What was the quality of life for people living in historical and prehistoric societies? One particularly important dimension of quality of life is freedom from violent death. How high was the probability of being murdered by another person? Modern statistics that express violent death rates per 100,000 people per year don’t extend very far back in time. Obtaining good numbers for even well-known historical societies, such as Medieval European ones, or Classical Rome and Athens, is very hard. Once we get into prehistory, it becomes even more difficult.
Social scientists of various kinds have very different opinions about whether life in the past was more violent or more peaceful than today. My favorite example of what the anthropologist Lawrence Keeley calls the “pacification of the past” is early Mayan archaeology. The first archaeologists who studied the Maya imagined them as peaceful and wise farmers practicing low-intensity agriculture in the “jungle”, ruled by priestly elites. At particular seasons, early scholars thought, these people would congregate around the temples and perform solemn rites to express their awe of the mysterious universe.
The reality is shockingly different. Maya lowlands were densely settled (only now are we learning just how densely, thanks to new technologies employed by archaeologists). They were ruled by a warlike and rather bloodthirsty elite who fought incessant wars against each other (and were often killed or captured and then sacrificed by the victors). The peaceful Maya of the Classic Period are a fantasy.
Lawrence Keeley’s book War Before Civilization was very important in turning the tide. Suddenly archaeologists started to see evidence of violence where previously their eyes slid over it (or at least, they didn’t deem it worthwhile to publish such data). An arrowhead embedded in a rib here, a massacre site there—the evidence piles up.
In The Better Angels of Our Nature Steven Pinker popularized this new willingness among scholars to study violence in the past. He proposed that the past was extremely violent, but that as civilization evolved (most importantly, as the ideas associated with the Enlightenment emerged), violence declined.
Unlike Keeley’s book, which was “broadly known in narrow circles,” Pinker’s message resonated with the general public, but also triggered a violent reaction from many anthropologists. I’ve written about this before (see The War over War).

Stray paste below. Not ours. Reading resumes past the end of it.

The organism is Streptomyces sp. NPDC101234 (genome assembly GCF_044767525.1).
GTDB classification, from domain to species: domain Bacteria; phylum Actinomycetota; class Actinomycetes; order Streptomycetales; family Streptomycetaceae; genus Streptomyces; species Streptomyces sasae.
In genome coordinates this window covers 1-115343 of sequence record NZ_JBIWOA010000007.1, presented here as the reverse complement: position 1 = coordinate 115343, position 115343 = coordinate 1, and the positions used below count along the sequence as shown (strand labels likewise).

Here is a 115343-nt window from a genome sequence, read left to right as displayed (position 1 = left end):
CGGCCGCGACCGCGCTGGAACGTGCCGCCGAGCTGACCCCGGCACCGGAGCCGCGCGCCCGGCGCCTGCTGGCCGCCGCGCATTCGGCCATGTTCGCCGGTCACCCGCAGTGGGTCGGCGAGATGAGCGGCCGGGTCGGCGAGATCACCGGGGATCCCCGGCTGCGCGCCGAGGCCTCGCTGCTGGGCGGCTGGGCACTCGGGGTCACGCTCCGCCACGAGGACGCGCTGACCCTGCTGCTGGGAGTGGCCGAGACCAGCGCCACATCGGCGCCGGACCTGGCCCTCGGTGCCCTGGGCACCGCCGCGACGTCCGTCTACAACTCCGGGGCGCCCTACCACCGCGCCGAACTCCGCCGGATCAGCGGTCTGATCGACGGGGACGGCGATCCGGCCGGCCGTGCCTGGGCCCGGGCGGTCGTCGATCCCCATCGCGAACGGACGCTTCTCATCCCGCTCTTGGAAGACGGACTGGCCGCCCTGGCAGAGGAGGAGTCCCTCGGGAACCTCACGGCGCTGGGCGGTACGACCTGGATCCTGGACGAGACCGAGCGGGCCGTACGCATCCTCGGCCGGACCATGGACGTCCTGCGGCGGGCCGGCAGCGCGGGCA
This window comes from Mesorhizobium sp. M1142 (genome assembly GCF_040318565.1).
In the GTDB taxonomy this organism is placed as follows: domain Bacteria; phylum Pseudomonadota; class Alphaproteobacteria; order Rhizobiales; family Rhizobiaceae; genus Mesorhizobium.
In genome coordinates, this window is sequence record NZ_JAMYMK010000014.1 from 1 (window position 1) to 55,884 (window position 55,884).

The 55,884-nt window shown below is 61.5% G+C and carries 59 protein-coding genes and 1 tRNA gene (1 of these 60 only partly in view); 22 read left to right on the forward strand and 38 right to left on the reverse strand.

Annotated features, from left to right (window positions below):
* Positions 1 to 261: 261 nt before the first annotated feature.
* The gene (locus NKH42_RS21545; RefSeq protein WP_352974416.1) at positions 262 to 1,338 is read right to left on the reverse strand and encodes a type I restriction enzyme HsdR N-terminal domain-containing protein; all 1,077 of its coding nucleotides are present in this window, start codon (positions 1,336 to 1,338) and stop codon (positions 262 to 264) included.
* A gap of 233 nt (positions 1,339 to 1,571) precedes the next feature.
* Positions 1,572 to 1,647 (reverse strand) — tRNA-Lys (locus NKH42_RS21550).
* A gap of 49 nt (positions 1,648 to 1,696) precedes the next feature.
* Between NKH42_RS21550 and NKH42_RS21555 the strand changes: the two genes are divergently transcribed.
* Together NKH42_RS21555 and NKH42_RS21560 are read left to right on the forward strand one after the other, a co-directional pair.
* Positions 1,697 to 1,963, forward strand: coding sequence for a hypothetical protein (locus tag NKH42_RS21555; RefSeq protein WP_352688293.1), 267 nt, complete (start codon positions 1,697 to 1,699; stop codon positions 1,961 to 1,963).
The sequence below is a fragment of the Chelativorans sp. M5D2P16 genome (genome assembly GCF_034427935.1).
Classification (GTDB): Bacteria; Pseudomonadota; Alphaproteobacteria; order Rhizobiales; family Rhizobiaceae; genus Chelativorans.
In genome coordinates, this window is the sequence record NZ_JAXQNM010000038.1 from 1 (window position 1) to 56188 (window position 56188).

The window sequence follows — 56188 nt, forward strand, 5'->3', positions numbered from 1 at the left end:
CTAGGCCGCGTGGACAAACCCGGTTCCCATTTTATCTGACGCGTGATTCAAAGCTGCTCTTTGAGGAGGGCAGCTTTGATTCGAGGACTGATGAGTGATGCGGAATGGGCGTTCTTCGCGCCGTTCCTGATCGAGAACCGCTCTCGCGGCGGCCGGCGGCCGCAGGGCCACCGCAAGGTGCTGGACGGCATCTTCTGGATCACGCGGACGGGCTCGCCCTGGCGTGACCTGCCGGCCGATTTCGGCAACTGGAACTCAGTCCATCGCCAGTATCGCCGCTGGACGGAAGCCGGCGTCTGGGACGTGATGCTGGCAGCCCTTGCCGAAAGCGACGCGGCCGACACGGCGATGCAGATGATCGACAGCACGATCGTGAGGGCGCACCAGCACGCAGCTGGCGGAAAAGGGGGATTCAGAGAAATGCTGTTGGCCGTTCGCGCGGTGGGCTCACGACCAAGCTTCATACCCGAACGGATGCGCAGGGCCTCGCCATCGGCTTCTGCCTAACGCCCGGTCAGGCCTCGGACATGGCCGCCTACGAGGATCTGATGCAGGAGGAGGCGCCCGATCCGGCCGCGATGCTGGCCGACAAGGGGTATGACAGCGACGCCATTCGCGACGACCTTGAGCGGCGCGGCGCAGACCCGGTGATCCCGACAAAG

So who is right? Now, thanks to a new project that the Seshat Databank has begun with the Institute for Economics and Peace (see here), we will be able to answer questions like this.
Archaeologists and historians have collected a lot of information about violence in past societies, but it is very patchy. These bits of data are small islands of light floating in a dark ocean. The general idea of the approach we use is to collect as many different kinds of knowledge as possible and use them in statistical analyses that utilize what data are available, without being hampered by the gaps.
The variables that we are interested in coding come in two clusters. First, there are direct measures (e.g., battle casualty statistics) and indirect proxies (e.g., skeletal trauma) for death rates. Second, there are predictor variables that may have explanatory power to indicate which societies are more violent and which are less. One hypothesis with a good chance of yielding reasonable predictive power is that various aspects of social complexity affect rates of violence. For example, larger societies (with large populations and territories) may have a lower death rate due to interstate warfare simply because they remove most of such conflicts to the frontiers. Or better governed societies (higher on the Seshat governance sophistication scale) may have lower violence rates because they more effectively maintain internal peace and order.
Because different kinds of violence—due to interpersonal conflict, political violence and internal warfare, or interstate warfare—have different drivers, our approach will investigate them separately.
Ideally we aim to estimate the overall violent death rate resulting from all the different kinds of violence. This includes many types and causes of violence: from inter-polity warfare to the homicide rate from interpersonal conflict. Following the usual approach to quantifying homicide rate, we define the main variable of interest as the number of people killed by other people per year per 100,000 population. It is understood that because our knowledge about past societies has many gaps, any estimates we obtain will have much uncertainty associated with them. Thus, the secondary goal of the analysis is to quantify this uncertainty so that we can answer the question: how well do we know what we think we know?
We already started data collection last fall and plan to analyze the results in late spring–summer. So we should have interesting results to report by this fall.
This blog post was originally published on Peter’s blog Cliodynamica